The Maryland Board of Public Works postponed a vote Thursday on a proposal by the Hogan administration to eliminate 63 jobs in the Department of Public Safety and Correctional Services.
The board's three members— Gov. Larry Hogan, Comptroller Peter Franchot and Treasurer Nancy K. Kopp — agreed to revisit the proposal at their next meeting in August.
Franchot made the motion to delay the vote. There was no discussion.
Spokeswoman Michelle Byrnie-Parker said Franchot "wanted more time to carefully consider the item, given the ramifications."
The Department of Public Safety and Correctional Services runs the state prisons and parole and probation service. Administration officials say the state would save $3 million by cutting 63 human resources jobs in the department.
The department has faced questions about both the pace and quality of its hiring. Administration officials point to hundreds of vacancies, many of them for frontline corrections officers, that have yet to be filled. The department has been mired in scandal in recent years over corrupt relationships between officers at the Baltimore City Detention Center and prisoners in their charge.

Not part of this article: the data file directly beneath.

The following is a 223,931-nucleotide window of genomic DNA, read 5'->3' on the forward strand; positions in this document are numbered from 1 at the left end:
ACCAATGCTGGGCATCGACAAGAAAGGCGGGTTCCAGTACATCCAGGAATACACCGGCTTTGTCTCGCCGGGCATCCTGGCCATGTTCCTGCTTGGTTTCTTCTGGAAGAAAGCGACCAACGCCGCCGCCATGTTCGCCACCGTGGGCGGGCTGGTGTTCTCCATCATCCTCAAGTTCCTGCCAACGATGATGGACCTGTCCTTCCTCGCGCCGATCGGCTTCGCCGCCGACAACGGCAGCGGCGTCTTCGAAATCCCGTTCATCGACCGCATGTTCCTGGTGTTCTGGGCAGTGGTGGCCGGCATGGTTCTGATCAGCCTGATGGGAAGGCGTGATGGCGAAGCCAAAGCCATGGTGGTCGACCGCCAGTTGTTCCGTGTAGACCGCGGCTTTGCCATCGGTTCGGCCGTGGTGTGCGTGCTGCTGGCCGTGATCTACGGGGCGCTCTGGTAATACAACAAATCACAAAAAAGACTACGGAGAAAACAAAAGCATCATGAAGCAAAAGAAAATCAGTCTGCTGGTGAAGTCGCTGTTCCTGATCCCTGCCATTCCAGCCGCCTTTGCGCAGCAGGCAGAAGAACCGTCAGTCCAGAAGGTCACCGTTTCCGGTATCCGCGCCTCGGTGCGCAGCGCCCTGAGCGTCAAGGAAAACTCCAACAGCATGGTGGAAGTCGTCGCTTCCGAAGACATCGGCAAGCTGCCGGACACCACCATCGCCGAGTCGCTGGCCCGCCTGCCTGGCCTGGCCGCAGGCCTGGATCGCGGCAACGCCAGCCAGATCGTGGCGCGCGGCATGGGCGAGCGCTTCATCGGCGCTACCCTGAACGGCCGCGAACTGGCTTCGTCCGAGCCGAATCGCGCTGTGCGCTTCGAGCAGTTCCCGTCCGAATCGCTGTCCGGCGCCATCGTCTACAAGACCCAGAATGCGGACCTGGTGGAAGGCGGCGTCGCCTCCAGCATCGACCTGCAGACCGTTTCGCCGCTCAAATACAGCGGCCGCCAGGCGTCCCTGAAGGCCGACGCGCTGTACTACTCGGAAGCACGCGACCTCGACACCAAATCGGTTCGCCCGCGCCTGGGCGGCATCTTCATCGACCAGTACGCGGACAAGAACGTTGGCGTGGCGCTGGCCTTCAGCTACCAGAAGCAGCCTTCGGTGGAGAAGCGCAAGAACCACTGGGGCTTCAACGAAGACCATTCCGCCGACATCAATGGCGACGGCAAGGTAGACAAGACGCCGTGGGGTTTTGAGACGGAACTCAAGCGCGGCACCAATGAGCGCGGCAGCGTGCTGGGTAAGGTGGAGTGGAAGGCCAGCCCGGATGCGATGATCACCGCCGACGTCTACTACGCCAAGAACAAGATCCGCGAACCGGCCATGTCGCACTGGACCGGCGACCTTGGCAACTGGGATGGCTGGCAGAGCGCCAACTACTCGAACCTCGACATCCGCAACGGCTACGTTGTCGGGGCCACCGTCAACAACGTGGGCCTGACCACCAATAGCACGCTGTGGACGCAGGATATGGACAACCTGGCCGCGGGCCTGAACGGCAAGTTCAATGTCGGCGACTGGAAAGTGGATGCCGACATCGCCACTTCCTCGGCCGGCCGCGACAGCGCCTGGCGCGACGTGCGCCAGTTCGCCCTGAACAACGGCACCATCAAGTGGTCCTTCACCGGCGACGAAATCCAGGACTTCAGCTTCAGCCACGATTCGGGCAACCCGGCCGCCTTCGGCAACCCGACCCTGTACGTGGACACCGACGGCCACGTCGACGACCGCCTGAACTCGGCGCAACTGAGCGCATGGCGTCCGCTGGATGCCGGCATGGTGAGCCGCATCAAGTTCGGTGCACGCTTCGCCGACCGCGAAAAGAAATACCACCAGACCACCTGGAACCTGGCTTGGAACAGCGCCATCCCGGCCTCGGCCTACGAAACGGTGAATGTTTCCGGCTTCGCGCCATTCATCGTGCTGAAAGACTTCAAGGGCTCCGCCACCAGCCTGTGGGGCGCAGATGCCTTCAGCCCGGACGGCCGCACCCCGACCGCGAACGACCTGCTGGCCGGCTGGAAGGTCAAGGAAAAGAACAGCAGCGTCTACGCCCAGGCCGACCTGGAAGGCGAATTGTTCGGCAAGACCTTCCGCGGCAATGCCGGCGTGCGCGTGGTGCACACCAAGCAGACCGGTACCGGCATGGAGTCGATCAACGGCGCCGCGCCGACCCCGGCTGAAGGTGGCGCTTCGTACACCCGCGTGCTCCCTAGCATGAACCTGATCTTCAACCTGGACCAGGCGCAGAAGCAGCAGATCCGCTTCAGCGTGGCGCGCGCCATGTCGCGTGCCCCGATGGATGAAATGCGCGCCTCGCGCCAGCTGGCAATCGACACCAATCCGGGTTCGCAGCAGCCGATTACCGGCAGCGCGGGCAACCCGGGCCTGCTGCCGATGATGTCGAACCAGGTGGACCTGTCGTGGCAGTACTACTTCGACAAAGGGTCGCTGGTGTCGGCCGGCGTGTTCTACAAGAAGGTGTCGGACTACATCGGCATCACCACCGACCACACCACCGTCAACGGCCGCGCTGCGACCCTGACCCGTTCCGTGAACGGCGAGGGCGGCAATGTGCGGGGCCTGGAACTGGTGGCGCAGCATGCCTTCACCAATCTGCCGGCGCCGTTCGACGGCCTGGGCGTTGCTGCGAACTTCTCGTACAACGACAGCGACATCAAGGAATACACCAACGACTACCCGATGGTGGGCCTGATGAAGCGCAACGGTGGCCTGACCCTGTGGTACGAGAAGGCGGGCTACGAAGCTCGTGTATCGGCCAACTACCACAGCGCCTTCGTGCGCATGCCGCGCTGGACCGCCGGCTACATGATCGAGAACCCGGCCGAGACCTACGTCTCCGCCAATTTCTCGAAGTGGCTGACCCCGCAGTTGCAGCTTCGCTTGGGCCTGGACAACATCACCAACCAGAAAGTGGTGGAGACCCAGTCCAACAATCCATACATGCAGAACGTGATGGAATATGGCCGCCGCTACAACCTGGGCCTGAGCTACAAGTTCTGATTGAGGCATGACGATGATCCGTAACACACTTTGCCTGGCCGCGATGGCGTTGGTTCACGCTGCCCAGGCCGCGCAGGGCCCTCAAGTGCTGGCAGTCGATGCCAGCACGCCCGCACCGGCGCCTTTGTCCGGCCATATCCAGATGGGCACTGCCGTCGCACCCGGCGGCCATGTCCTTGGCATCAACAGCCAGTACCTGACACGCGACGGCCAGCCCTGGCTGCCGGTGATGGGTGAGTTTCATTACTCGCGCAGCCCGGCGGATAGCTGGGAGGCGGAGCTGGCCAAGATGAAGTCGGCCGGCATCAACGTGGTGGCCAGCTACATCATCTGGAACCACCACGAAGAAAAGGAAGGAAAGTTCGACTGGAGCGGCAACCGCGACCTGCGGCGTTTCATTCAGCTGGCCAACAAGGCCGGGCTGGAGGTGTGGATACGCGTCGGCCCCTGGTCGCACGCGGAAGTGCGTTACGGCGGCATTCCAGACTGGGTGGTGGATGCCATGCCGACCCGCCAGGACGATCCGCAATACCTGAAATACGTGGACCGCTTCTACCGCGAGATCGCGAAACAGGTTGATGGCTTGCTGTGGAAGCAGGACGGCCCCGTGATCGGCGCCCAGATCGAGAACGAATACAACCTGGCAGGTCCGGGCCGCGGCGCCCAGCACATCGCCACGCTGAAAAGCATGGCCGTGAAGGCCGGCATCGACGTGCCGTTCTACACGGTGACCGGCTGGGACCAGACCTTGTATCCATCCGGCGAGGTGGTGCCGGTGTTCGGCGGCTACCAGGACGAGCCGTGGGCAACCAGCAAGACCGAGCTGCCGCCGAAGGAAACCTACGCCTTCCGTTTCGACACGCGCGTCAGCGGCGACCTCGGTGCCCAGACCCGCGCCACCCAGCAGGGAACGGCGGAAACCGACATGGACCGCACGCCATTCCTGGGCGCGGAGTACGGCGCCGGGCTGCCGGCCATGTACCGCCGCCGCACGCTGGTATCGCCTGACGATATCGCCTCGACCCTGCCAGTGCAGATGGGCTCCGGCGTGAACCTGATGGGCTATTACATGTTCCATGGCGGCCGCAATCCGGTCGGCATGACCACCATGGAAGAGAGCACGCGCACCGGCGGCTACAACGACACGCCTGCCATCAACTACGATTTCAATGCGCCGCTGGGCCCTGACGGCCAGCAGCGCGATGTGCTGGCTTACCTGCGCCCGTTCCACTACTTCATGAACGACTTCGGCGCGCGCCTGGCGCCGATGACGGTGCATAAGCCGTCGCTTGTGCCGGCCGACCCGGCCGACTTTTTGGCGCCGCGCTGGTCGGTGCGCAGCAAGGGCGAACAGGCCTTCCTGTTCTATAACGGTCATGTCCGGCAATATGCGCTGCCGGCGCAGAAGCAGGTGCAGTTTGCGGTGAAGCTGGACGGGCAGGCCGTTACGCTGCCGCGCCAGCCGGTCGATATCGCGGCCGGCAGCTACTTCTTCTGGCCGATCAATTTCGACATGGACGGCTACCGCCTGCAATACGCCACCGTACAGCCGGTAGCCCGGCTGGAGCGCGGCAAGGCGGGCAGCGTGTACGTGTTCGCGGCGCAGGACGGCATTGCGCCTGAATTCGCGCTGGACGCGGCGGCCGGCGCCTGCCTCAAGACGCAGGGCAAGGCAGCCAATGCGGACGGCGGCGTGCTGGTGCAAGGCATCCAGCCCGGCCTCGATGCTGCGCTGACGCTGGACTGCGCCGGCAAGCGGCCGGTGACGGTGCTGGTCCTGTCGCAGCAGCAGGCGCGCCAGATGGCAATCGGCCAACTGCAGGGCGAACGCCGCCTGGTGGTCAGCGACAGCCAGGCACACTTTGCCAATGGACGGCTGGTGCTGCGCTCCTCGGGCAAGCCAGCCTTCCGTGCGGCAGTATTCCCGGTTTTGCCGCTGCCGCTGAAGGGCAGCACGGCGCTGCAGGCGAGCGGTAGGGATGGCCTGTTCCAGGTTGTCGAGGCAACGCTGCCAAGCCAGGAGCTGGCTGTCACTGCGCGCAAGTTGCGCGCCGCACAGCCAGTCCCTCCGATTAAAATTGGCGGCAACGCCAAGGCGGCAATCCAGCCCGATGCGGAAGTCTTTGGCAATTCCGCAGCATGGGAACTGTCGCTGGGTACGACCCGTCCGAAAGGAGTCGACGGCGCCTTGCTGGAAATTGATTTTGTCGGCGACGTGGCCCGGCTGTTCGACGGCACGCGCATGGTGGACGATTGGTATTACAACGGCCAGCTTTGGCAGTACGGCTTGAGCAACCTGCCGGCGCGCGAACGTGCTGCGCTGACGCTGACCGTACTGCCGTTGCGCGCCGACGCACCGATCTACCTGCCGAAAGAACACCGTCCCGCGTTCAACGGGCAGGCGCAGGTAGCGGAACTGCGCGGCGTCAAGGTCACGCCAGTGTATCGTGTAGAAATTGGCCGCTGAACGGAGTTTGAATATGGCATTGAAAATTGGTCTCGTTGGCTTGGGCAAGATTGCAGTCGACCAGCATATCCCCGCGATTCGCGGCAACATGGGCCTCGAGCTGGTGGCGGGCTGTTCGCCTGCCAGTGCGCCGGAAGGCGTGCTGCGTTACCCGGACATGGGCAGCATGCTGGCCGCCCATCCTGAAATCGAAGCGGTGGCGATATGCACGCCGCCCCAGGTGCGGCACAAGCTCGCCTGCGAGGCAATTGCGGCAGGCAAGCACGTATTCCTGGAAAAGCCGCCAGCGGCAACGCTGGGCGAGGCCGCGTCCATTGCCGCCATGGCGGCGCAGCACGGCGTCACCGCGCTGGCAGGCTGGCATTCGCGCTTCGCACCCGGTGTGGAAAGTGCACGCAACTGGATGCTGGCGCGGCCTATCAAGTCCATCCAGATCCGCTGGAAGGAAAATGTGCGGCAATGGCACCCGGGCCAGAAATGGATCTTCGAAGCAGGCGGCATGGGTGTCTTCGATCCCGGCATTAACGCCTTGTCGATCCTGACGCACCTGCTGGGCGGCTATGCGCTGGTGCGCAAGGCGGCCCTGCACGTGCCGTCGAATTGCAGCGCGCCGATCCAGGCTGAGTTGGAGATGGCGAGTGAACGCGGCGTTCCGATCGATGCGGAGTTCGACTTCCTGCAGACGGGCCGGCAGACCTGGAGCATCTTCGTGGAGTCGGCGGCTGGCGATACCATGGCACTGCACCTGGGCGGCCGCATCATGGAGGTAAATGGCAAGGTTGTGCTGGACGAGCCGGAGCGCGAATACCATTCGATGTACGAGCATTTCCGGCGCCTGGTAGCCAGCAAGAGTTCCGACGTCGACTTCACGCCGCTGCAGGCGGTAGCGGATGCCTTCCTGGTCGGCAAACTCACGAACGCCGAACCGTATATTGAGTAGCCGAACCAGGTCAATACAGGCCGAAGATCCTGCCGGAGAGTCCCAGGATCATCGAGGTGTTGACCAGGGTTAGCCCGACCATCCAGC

More than 20 employees drove to Annapolis from as far away as Cumberland and Salisbury to attend the board meeting Thursday.
Employees said they help guide correctional officers and other employees through the hiring process and answer questions about health insurance, on-the-job injuries, bereavement and retirement.
Patrick Moran, president of AFSCME Council 3, said 21 of the job cuts would affect union employees. Some of the jobs slated to be eliminated are vacant.
Moran said the union received official notification of the plans on Wednesday
"That's not in the spirit of working together," he said.
The department has said there are "long-standing issues" in human resources that need to be fixed. Under the proposal, human resources functions would be consolidated into five regional offices, rather than having HR employees in each prison. The administration says the plan would be more efficient.
Moran said the problems in HR lie with middle management, not with the workers who carry out day-to-day tasks.
Hogan returned to chair the board after missing its last two meetings.